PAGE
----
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  • Earnings Roundup: S&P 500 Companies Continue To Surprise Analysts

    Financials and industrials were both strong sectors this week. Of the 14 financials companies that reported, 13 beat their estimates, and 15 of the 19 industrials companies beat analyst earnings estimates.

    Nearly half of the companies in the S&P 500 index have reported fourth-quarter earnings, and the results continue to improve. Of the 126 companies that reported this week, 74% exceeded their consensus earnings estimates, while 64% posted positive revenue surprises. These strong earnings results caused the blended earnings growth rate to jump to 8.9%. Much of the improvement this week comes from the financials and industrials sectors. As shown below in Exhibit 1, financials and industrials companies reporting this week beat their earnings estimates by 93% and 79%, respectively.

    Exhibit 1. S&P 500: Q4 2013 Earnings Scorecard - Companies Reporting This Week

    Source: Thomson Reuters I/B/E/S

    A total of 13 of the 14 financials companies that reported this week beat their estimates. Financials earnings have been strong in 2013, and particularly the fourth quarter, as growth is currently estimated at 23.6%. The results of Hudson City Bancorp (HCBK.O) are emblematic of the improvement in customer credit that is helping the sector stabilize and exceed analyst estimates. Hudson City Bancorp reported earnings of 9 cents per share, beating the 7-cent estimate. In its press release, the company highlighted decreases in nonperforming loans, early-stage loan delinquencies, and loan losses.

    In addition to benefitting from the housing market and mortgage business, financials sector earnings are also showing growth as a result of the strong year for the stock market. All four asset management companies that reported this week beat their estimates, with Invesco (IVZ.N) leading the way in terms of growth, with a 28.9% profit increase. The company noted a 4.5% increase in assets under management due to both market returns and asset inflows.

    Of the 19 industrials companies that reported this week, 15 beat analyst earnings estimates, with only one company missing its estimate. Some of the largest surprises came from the aerospace & defense sub-industry, where analysts had lower expectations due to cutbacks in U.S. defense spending. Some of these revenue reductions were offset by other areas of the business, as highlighted by Wes Bush, CEO of Northrop Grumman Corporation (NOC.N), during the earnings call. He said, "So as I look at 2013 performance, I'm particularly proud of our results in the context of last year's challenging U.S. government budget environment. In contrast to the challenges in the U.S. market last year, we are seeing growth in our international business."

    Elsewhere in the industrials sector, Robert Half International (RHI.N) beat its earnings estimate, its $0.49 EPS having grown 17% from a year ago. The improving labor market in the U.S. benefitted the company, which saw its strongest growth domestically, and particularly among small- and mid-size businesses. While many companies have complained about healthcare reform and increasing government regulation, Robert Half is a beneficiary, as CEO Max Messmer explained during the earnings call. He elaborated, "The regulatory and compliance space is one area where we are seeing a greater need for skilled finance and information technology talent. Financial services regulations such as Dodd-Frank are creating demand by companies for compliance expertise. Likewise, U.S. healthcare reform and consumer protection regulations are fueling demand for our services. The global regulatory environment is creating demand."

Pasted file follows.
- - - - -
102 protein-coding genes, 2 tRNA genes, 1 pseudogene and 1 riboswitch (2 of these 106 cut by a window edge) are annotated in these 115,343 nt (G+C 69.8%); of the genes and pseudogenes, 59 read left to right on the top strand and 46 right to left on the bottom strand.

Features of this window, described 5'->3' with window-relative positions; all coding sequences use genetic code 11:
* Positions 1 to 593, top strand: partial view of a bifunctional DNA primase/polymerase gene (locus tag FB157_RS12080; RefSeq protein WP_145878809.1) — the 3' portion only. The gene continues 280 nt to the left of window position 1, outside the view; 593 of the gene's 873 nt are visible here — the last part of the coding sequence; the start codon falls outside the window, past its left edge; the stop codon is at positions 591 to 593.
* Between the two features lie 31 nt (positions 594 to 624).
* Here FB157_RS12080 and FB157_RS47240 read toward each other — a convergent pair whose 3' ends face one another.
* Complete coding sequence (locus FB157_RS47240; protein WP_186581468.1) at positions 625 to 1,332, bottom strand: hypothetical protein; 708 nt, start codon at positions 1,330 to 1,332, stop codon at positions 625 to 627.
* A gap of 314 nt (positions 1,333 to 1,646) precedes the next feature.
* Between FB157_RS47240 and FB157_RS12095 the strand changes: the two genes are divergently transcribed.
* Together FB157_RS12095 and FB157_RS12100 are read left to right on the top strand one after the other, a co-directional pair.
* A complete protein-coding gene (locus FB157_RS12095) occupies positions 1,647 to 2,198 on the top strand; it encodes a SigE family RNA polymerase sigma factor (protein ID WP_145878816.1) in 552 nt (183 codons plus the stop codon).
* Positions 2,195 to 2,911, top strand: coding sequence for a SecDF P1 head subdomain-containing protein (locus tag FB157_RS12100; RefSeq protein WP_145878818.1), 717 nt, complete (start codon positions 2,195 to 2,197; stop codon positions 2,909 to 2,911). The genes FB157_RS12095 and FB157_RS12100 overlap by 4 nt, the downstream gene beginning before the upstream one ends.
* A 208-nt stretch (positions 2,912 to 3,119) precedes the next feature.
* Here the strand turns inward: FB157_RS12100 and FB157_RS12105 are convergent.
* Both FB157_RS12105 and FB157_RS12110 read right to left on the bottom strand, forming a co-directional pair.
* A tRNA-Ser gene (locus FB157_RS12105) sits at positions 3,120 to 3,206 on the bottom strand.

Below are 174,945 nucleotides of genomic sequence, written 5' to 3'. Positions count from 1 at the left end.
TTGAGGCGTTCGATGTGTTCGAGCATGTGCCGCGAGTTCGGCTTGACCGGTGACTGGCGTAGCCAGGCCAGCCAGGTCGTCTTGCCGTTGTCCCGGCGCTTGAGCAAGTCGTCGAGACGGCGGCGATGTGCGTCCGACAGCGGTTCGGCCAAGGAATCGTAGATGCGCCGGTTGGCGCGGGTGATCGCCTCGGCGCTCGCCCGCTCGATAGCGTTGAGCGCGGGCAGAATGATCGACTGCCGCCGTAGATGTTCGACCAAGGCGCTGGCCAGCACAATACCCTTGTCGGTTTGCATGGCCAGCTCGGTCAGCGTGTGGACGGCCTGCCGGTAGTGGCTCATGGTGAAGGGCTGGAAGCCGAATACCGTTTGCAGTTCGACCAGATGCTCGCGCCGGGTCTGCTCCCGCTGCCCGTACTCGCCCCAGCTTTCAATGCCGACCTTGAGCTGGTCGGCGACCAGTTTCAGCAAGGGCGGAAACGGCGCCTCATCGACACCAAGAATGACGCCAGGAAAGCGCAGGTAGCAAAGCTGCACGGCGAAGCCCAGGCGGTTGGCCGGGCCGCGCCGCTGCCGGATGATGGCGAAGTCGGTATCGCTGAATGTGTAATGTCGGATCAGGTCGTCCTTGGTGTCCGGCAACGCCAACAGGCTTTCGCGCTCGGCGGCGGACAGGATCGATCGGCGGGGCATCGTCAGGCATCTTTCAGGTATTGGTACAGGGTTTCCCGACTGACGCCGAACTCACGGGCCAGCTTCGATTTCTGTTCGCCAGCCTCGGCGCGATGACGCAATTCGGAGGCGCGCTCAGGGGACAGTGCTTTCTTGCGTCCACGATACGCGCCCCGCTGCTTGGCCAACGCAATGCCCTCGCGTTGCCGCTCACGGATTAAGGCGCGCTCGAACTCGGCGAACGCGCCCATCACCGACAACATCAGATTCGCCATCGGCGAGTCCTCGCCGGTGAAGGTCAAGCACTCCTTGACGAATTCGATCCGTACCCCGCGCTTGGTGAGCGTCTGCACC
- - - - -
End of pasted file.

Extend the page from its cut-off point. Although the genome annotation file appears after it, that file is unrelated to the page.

Feb 10 2:37 PM | Link | Comment!
  • European Corporate Earnings Expected To Return To Growth

    Investors in Europe have seen nothing but cloudy skies recently, with four straight quarters of significant declines in corporate earnings. However, the sky may be brightening in 2014.

    Analysts are now projecting that fourth quarter earnings for the STOXX 600 will return to growth, with a 0.4% increase expected. The next two earnings seasons are expected to be a transitional phase, with modest earnings growth, followed by strong growth throughout the remainder of 2014, as shown below in Exhibit 1.

    Analysts expect the third quarter of 2013 to mark the end of a streak of poor earnings results, as earnings declined 14.5%, and missed expectations by 0.8% in aggregate in the most recent reported quarter. Economically-sensitive sectors were particularly hard hit. Companies in the Consumer Cyclicals sector missed earnings estimates 60% of the time while reporting an aggregate earnings decline of 29.8%. In the Energy sector, 62% of companies missed estimates while profits fell 21.2%.


    (click to enlarge)

    Source: Thomson Reuters I/B/E/S

    Yearend improvement

    Looking ahead to the fourth quarter earnings season, Consumer Cyclicals earnings are expected to grow 0.5%, while Energy is expected to suffer an 18.0% earnings decline. Although Energy, now the second largest sector in terms of earnings, is expected to report a weak quarter, six of the ten sectors are seen growing profits, four of them by double digit percentages.